2. Toast the cumin and sesame seeds in a dry skillet until beginning to brown and smell toasty, remove them to a small plate to cool.
  3. Warm the olive oil in the same skillet. Add the turmeric, pepper and toasted seeds to warm them and flavor the oil.
  4. Drizzle the warm oil over the tomatoes and peaches.

This salad can be made ahead and will be good for several days. It’s best warmed to room temperature before serving.

Tomato and Stone Fruit Salad with Seeds

Tomato and Stone Fruit Salad with Seeds

Tomato and Stone Fruit Salad with Seeds

Tomato and Stone Fruit Salad with Seeds

This recipe was developed by Ali Slagle for the Washington Post.

And if you can’t find perfectly ripe tomatoes or live in the Southern Hemisphere, try this different one with cherry tomatoes. They are usually available year round.

Tomato Salad with Roasted Lemons 

Roasted Lemon and Tomato Salad

Be well and safe everyone, have a wonderful Labor Day weekend.

I am going to take this to the party over at Angie’s. Fiesta Friday is a virtual blogging party, this week it’s Fiesta Friday #344 cohosted by Laurena @ Life Diet Health

Come on over to sample all the wonderful recipes, decorating and craft ideas.

And please consider adding your own link at FiestaFriday.net. To be featured you will need to add links to Fiesta Friday and the cohost.

 

 

August – Easy Refrigerator Pickled Green Beans

August – Easy Refrigerator Pickled Green Beans

I don’t know about you but, for me, it has been far too hot to pull out my big canner. My kitchen has been warm enough the last week without adding to it. Hence this recipe for easy refrigerator pickled green beans. The pickled beans won’t last as long as regular hot water canned beans, but 6 months is plenty of time to enjoy the harvest. They also taste a lot fresher and have a better texture.

As I said in an earlier post, I came home from a week away to find about 10 pounds of green beans had been harvested in my absence. That’s a lot of green beans. We ate a good percentage of them immediately…roasted green beans with garlic and olive oil, simply steamed green beans with coarse salt and olive oil, and in a Greek green bean salad.

Fresh beans

Fresh beans – these were all bush beans

The purple ones turn greenish when cooked. They were among the earliest to mature in my garden and were very prolific.

Oven Roasted Green Beans with Garlic and Olive Oil

Oven Roasted Green Beans with Garlic and Olive Oil

I still had a fair amount of green beans left over after 3 meals. I certainly didn’t want to waste them or throw them into the compost heap.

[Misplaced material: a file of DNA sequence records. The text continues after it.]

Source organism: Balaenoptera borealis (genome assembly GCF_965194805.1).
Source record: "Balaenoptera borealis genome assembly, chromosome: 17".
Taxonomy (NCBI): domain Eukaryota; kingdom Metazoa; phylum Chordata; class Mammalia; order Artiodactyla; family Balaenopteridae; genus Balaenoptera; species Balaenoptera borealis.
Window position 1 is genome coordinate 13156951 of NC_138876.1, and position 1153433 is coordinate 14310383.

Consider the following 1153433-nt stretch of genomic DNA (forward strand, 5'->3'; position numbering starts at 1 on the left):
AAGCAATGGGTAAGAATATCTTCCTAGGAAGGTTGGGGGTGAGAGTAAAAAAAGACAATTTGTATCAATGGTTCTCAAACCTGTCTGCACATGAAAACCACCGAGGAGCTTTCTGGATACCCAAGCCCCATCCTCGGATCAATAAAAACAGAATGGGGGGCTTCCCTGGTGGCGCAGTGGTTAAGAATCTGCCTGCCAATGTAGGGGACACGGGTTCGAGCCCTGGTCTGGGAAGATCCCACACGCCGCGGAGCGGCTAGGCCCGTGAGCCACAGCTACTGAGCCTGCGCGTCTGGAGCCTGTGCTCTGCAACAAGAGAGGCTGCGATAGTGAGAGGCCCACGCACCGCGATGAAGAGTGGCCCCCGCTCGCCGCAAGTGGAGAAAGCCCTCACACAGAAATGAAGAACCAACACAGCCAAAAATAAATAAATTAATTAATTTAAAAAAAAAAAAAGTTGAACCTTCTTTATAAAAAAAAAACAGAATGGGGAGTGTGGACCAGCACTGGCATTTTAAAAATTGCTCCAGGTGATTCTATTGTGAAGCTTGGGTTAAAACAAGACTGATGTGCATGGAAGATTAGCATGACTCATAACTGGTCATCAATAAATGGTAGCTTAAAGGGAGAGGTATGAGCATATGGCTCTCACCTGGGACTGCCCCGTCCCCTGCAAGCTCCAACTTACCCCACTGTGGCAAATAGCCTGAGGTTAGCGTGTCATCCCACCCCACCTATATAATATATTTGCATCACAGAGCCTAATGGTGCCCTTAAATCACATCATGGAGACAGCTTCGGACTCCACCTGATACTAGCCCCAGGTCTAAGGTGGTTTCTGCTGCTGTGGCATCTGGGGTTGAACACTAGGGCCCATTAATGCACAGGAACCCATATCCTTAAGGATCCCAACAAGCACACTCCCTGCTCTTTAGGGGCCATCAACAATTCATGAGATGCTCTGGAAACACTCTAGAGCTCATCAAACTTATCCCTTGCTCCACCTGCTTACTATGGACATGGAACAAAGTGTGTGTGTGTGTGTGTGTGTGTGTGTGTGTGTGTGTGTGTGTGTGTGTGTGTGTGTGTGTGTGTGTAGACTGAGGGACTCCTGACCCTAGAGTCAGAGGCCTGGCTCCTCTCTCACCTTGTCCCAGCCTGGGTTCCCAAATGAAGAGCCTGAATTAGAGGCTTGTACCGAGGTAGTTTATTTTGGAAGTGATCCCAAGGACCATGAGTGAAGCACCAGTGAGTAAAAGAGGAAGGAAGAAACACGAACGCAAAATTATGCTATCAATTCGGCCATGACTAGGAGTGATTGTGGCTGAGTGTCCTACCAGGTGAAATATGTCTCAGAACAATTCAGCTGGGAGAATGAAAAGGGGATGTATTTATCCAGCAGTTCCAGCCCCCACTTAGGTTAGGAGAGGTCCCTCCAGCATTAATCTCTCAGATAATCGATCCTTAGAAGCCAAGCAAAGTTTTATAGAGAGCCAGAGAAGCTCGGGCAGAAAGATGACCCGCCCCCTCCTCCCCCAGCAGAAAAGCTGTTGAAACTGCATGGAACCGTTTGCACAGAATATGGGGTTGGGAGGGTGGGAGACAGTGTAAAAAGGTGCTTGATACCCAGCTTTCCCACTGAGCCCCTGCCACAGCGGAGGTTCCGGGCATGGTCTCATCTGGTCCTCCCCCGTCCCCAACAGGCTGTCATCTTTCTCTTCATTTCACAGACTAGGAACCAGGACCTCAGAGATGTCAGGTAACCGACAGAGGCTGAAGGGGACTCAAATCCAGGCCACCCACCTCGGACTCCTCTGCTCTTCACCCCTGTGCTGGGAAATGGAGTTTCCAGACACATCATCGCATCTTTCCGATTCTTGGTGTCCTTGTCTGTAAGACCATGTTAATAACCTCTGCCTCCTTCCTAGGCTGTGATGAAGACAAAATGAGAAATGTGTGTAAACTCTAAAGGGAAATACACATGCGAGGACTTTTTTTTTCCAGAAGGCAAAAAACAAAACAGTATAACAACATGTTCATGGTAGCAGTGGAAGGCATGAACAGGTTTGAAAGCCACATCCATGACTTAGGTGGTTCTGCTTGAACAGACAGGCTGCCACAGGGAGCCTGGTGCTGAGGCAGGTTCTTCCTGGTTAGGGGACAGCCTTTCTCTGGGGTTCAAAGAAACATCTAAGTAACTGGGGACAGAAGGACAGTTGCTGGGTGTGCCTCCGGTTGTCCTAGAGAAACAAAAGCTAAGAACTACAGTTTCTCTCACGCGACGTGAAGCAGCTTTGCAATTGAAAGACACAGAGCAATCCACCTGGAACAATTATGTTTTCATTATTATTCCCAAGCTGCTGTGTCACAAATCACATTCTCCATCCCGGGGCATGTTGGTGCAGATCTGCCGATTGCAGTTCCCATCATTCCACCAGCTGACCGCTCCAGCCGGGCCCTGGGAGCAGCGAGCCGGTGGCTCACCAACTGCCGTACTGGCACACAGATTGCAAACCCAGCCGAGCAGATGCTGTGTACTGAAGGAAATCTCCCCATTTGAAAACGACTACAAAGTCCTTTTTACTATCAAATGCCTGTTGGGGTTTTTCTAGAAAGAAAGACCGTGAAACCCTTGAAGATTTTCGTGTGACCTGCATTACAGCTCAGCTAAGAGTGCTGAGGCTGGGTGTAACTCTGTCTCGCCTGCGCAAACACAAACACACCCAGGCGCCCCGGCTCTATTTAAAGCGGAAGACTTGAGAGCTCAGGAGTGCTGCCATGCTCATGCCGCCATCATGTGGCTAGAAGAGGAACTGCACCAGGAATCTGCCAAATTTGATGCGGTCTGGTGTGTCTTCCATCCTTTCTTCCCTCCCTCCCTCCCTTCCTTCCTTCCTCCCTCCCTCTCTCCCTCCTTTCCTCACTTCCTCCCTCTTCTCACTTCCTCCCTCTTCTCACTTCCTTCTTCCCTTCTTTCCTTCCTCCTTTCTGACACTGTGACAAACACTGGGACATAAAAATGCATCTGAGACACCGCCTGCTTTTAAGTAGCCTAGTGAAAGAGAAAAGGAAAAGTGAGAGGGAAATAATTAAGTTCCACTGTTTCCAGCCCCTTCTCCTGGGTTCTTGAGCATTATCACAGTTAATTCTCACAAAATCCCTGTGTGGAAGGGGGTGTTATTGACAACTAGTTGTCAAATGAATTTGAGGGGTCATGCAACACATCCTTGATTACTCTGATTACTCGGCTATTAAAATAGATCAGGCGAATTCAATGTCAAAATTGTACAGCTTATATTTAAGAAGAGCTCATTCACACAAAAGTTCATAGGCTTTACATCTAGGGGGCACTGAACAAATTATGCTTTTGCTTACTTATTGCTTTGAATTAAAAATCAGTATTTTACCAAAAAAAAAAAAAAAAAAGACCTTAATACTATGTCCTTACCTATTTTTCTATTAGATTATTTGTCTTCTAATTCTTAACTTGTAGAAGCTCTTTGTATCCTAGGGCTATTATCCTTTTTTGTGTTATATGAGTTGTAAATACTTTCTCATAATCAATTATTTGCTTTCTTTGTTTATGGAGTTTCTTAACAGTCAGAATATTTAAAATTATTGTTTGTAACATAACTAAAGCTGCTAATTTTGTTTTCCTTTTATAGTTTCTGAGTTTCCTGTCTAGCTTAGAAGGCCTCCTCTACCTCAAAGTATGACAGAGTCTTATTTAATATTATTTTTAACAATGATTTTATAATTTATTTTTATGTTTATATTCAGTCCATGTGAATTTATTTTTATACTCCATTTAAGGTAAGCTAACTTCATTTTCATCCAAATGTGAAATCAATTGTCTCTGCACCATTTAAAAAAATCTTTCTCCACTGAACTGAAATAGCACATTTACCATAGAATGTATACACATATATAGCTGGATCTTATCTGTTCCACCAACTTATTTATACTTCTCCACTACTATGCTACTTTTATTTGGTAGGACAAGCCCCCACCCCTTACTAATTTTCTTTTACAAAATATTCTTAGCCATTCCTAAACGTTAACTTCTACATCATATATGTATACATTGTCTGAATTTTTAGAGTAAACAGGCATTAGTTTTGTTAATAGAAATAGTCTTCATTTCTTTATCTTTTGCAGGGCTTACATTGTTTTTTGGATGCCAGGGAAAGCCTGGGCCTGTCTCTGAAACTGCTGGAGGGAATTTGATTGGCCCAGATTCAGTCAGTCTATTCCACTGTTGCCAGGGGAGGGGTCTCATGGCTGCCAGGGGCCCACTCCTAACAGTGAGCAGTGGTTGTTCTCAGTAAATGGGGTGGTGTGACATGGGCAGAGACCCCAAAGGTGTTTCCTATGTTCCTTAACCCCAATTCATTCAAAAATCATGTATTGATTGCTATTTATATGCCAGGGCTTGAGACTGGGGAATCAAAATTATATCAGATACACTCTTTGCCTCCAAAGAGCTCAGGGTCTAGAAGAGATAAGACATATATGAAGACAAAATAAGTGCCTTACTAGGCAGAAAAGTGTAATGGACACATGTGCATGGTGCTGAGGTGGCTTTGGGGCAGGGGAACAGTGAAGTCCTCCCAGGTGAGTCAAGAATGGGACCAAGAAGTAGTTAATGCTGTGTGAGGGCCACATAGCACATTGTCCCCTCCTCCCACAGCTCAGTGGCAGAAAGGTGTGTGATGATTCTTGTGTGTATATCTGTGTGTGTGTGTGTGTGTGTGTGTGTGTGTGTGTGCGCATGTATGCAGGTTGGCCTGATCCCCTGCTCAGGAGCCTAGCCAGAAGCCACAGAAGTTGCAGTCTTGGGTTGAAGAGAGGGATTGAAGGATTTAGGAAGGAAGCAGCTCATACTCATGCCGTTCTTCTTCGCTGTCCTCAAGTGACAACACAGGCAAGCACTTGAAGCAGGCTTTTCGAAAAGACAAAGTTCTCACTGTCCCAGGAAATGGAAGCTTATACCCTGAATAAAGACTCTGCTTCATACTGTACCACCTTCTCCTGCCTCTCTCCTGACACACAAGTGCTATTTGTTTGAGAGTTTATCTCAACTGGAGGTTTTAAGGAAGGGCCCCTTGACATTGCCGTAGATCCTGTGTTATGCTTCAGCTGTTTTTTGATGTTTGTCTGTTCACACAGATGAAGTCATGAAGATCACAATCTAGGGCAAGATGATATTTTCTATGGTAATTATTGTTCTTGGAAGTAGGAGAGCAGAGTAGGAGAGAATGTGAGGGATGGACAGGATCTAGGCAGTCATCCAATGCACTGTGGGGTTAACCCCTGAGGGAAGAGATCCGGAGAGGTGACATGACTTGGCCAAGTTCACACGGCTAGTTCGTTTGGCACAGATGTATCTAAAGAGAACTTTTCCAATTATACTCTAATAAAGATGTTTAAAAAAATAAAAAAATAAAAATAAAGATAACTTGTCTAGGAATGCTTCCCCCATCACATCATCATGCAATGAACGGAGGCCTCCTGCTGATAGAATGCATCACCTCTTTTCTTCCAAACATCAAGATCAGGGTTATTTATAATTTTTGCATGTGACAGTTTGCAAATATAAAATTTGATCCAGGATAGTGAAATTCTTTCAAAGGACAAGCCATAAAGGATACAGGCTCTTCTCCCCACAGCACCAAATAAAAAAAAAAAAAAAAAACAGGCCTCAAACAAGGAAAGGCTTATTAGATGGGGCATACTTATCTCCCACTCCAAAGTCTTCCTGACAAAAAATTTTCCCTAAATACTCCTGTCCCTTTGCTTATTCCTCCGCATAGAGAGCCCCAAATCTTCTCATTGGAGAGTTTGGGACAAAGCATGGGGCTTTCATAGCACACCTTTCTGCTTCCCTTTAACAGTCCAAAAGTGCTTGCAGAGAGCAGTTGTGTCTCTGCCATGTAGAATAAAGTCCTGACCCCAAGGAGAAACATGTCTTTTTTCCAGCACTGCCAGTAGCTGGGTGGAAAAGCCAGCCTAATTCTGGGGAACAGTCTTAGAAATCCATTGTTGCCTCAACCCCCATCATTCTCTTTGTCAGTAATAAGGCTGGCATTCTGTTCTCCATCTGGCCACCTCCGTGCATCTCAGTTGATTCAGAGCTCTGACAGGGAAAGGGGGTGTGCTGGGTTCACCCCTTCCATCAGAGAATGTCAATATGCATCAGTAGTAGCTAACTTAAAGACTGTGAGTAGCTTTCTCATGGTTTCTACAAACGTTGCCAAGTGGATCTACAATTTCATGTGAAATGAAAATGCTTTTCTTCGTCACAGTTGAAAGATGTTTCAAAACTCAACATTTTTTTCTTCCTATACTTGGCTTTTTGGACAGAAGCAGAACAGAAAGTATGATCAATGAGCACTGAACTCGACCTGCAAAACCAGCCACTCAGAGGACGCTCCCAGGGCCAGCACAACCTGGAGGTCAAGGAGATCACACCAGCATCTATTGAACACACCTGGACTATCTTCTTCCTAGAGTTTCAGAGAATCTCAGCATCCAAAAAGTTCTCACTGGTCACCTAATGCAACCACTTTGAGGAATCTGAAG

We like minced pickled green beans on top of avocado toast, it adds a welcome sharp note to the richness of avocado (especially when topped with a soft poached egg). You can also chop them, add a good spoonful of sour cream, and use them as a sauce for steamed or boiled green beans. Or, eat them out of the jar with a slice of sharp cheddar.

This recipe makes enough pickled beans to fill 3-4 16 oz canning jars.

Ingredients
  • 6-7 cups of blanched green beans 
  • 1 c white vinegar
  • c apple cider vinegar
  • 3 c water
  • 1/4 c sea salt
  • 1 T sugar
  • 4 cloves garlic, peeled
  • 4 sprigs of fresh herbs such as dill, mint, tarragon or thyme
  • 1 tsp black pepper corns (I used smoked ones)
Method:
  1. Sterilize your jars and lids by placing them in boiling water for 10 minutes or running them through the dishwasher. Cool upside down on a clean dish towel.
  2. First, make the brine. Bring water, both vinegars and salt, and sugar to a simmer, stirring until all salt is dissolved. Remove from the heat and cool.
  3. Blanch the green beans by adding them to simmering salted water and cooking for 3 minutes. Drain and cool in a colander. I usually add a handful of ice on top of the draining beans and run cold water over them to stop the cooking. Spread them out on paper towels or a clean dish towel to cool completely.
  4. Place a garlic clove, herb sprig and 1/4 of the peppercorns in each jar.
  5. Pack the green beans into the jars as tightly as possible.
  6. Fill the jars with brine to within 1/4 inch of the top, close the jars tightly.
  7. Place in the refrigerator, they will be ready in about 2 weeks and will last for several months.

 

Quick Refrigerator Pickled Green Beans

Quick Refrigerator Pickled Green Beans

I had enough green beans for 3 pint sized canning jars with brine leftover. So I blanched the remaining snap peas from the harvest (only 1 minute this time). I added a slice of fresh ginger and sprig of mint to the one remaining pint jar and filled it with the snap peas. There was just enough brine to cover them to the top.

Snap and Snow Peas

Snap and Snow Peas

 

Quick Refrigerator Pickled Snap Peas

Quick Refrigerator Pickled Snap Peas

Maybe some of you also have a glut of beans from your yard or the farmer’s market…

Just in case you do, I am taking this to Fiesta Friday $343 over at Angie’s. This week I am helping by co-hosting. Head on over to join or check in on the virtual party. You’ll find lots of recipes, both sweet and savory, in addition to craft and decorating ideas.